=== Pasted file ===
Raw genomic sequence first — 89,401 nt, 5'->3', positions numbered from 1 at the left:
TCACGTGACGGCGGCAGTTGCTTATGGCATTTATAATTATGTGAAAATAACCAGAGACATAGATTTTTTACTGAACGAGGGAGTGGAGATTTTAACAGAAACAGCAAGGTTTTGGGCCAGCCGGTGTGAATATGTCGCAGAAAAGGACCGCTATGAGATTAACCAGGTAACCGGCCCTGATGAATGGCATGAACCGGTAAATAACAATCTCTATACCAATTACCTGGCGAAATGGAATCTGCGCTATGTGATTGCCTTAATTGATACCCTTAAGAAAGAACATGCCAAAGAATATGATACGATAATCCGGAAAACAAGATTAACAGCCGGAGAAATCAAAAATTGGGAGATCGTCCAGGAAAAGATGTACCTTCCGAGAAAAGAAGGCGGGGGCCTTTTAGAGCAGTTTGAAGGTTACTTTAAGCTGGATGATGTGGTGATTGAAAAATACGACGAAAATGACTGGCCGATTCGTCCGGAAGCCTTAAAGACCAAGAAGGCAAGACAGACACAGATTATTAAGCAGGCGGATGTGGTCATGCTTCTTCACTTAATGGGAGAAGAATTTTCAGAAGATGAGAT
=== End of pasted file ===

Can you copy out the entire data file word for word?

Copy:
Raw genomic sequence first — 89,401 nt, 5'->3', positions numbered from 1 at the left:
TCACGTGACGGCGGCAGTTGCTTATGGCATTTATAATTATGTGAAAATAACCAGAGACATAGATTTTTTACTGAACGAGGGAGTGGAGATTTTAACAGAAACAGCAAGGTTTTGGGCCAGCCGGTGTGAATATGTCGCAGAAAAGGACCGCTATGAGATTAACCAGGTAACCGGCCCTGATGAATGGCATGAACCGGTAAATAACAATCTCTATACCAATTACCTGGCGAAATGGAATCTGCGCTATGTGATTGCCTTAATTGATACCCTTAAGAAAGAACATGCCAAAGAATATGATACGATAATCCGGAAAACAAGATTAACAGCCGGAGAAATCAAAAATTGGGAGATCGTCCAGGAAAAGATGTACCTTCCGAGAAAAGAAGGCGGGGGCCTTTTAGAGCAGTTTGAAGGTTACTTTAAGCTGGATGATGTGGTGATTGAAAAATACGACGAAAATGACTGGCCGATTCGTCCGGAAGCCTTAAAGACCAAGAAGGCAAGACAGACACAGATTATTAAGCAGGCGGATGTGGTCATGCTTCTTCACTTAATGGGAGAAGAATTTTCAGAAGATGAGAT